The following day on our way to Cuenca we could not stop being amazed by the impressive views to the Andes and the picturesque mountain villages located in the abrupt valleys. Despite the splendid landscapes, frankly I could not wait to get to Cuenca and rest for a while.
When the Incas arrived in the region of Cuenca, they were so impressed by the territory and called it “the land as big as heaven”. Soon they transformed it into a second regional capital of the empire, after Cusco. Later on the Spaniards took over the city and colonized it. Nowadays the pleasant mountain town is listed as UNESCO World Heritage Site due to its preserved colonial Spanish architecture. Tourists come here to explore as well the nearby Cajas National Park famous for its evergreen meadows, tundra, forests, lakes, and wildlife. We were hoping to experience all these as we had bought the right gear in Quito.
We chose to stay close to the city center at “Tu Parada en Cuenca” guesthouse, ten minutes walking distance from the old town. It was the courtyard of a residence. Miriam, the host, was very attentive and so excited to receive us. She was: “ I am thrilled! You have the biggest truck that ever entered my patio. You are the first Romanian I ever met” :-). We hardly made it into the patio, almost having to squeeze in, but Miriam was so excited that we forgot about the inconvenience to barely being able to open the door of the truck :-)). She would keep saying smiling: “Mi casa es tu casa”. One day she even prepared a traditional breakfast for all the travelers staying at her place. A hospitality and engagement we had rarely seen.
In the old town of Cuenca we encountered a lively atmosphere with an impressive exhibit of historical buildings, churches, lots of boutique coffee bars and restaurants. We were happy to be able to walk around and exercise a little bit after so much sitting in the truck on curvy roads.
Since the rainy season started, we decided not to visit Cajas National Park as we could struggle in very wet terrain. It had the potential to turn into something more unpleasant than pleasant, especially considering my pregnancy. Staying at Miriam’s house was exactly what I needed at that moment. A warm and comfortable place where we could just regroup and prepare for our next country visit, Peru. We had to study the routes, main points of interest, attractions we should not miss and analyze the risks. So, we stayed put in Cuenca for few days.
The best part of this stop over was meeting an Austrian couple, Anna Maria and Gerald which were returning to town to fix the breaks they had lost in the mountains. I remember their happy attitude and smiley faces as they entered Miriam’s property, even though they were in a difficult situation without breaks. From the very beginning Anna Maria and Gerald made a positive impression on us, and we became friends right away. We decided to have lunch together at an Austrian cafeteria over a Wiener schnitzel. The conversations went on for hours watching football, eating and sharing our traveling experiences until evening, when they joined us for a glass of red wine inside our truck. Anna Maria and Gerald are awesome people with open minds and hearts. We truly hoped to meet them again on the road! By then we had no idea that they would become our road partners throughout the beauties of Peru.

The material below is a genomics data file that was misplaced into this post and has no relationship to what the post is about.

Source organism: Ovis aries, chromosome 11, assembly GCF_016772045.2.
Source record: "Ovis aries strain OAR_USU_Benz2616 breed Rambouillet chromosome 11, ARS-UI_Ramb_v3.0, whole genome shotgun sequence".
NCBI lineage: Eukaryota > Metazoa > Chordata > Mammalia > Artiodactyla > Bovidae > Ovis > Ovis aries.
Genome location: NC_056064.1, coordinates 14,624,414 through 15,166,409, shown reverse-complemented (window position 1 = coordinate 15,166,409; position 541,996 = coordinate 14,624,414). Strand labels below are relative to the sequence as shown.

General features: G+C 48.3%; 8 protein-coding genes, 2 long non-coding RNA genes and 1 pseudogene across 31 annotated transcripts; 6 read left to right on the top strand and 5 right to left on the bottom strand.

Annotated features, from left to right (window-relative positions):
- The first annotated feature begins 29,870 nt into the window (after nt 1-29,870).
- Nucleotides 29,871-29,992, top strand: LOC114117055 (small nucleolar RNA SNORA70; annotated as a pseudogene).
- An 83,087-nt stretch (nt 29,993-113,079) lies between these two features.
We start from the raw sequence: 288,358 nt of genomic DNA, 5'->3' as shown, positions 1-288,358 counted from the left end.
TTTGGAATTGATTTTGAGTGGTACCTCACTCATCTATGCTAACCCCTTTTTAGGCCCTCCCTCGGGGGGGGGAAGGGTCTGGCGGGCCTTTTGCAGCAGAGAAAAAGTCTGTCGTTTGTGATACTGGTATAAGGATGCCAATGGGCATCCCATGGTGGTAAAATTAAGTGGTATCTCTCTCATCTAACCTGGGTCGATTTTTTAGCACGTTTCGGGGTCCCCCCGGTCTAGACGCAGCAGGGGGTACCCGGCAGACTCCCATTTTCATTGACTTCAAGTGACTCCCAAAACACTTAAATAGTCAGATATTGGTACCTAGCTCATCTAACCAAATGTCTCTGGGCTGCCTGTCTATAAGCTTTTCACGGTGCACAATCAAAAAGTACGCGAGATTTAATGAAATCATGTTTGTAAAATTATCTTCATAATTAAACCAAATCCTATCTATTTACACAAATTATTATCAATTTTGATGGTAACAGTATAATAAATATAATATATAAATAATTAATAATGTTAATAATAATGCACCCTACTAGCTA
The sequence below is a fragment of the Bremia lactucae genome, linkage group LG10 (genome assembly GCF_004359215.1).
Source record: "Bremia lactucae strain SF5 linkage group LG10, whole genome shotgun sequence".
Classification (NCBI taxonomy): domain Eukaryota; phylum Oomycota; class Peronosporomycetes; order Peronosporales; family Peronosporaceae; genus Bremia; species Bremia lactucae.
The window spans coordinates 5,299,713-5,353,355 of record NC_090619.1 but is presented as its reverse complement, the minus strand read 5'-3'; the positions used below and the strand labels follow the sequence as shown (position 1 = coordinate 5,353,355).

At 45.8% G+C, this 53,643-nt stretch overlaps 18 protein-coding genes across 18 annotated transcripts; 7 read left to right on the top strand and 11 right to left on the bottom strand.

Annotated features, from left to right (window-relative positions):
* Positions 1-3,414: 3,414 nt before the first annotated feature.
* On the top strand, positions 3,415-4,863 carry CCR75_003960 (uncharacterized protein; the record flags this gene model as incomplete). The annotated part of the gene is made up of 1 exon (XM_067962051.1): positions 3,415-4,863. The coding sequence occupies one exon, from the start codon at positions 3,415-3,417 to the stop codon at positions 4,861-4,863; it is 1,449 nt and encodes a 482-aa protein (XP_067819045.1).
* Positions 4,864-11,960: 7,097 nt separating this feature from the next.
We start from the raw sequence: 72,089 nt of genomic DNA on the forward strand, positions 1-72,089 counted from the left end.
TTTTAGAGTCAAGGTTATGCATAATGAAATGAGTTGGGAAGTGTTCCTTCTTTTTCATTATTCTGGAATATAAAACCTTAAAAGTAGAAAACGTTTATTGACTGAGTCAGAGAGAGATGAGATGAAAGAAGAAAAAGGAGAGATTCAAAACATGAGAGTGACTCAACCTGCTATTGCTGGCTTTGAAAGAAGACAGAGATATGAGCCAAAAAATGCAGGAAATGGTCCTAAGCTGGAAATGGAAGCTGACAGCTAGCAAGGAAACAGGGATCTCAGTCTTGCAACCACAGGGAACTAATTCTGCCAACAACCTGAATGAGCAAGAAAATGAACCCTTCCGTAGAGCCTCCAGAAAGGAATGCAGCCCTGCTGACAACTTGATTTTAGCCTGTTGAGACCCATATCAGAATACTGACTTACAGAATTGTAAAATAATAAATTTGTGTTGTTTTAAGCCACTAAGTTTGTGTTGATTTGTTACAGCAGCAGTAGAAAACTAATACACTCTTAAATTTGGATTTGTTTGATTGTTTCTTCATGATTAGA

The following day, after Miriam’s traditional breakfast, we had to say goodbye to everyone and left towards the borders with Peru. We decided to cross in Huaquillas, where we would be cruising on the north coastline of Peru. It was the fastest route to Lima, on our way to Cusco and Machu Pitcchu. So it was a no brainer. But the route presented plenty of reports of robberies, some of them at gun point on iOverlander. We would have to be very careful in the region. One of the few times I was worried to be honest.
The road from Cuenca to the border of Peru was surprising as we discovered a complete change in ecosystems and climate in one single day. Cuenca is located at 2560m altitude, while the border was at sea level. From pine trees, meadows, and green valleys we entered into a drier and desert environment with sparse vegetation as we descended from altitude. By the time we arrived at the frontier it was ‘summertime’ again. We had to take off our jackets, the hiking shoes and wide open our windows.
Our time in Ecuador was short but a pleasant ride crossing the country on the “Carretera Panamericana” through the green valleys of the Andes with their snow-capped volcanos. We were delighted to mark the Equatorial line at Ciudad Mitad del Mundo and experience again the highlands of the cultural Quito. We made new friends like Anna Maria and Gerald and met great hosts like Miriam and Hans.
It gave us so many reasons to return and explore its abundance of national parks with their rich flora and fauna, the Amazonian jungle, the sunny Pacific coastlines and the iconic Galapagos Islands. It all shouts for us to go back one day.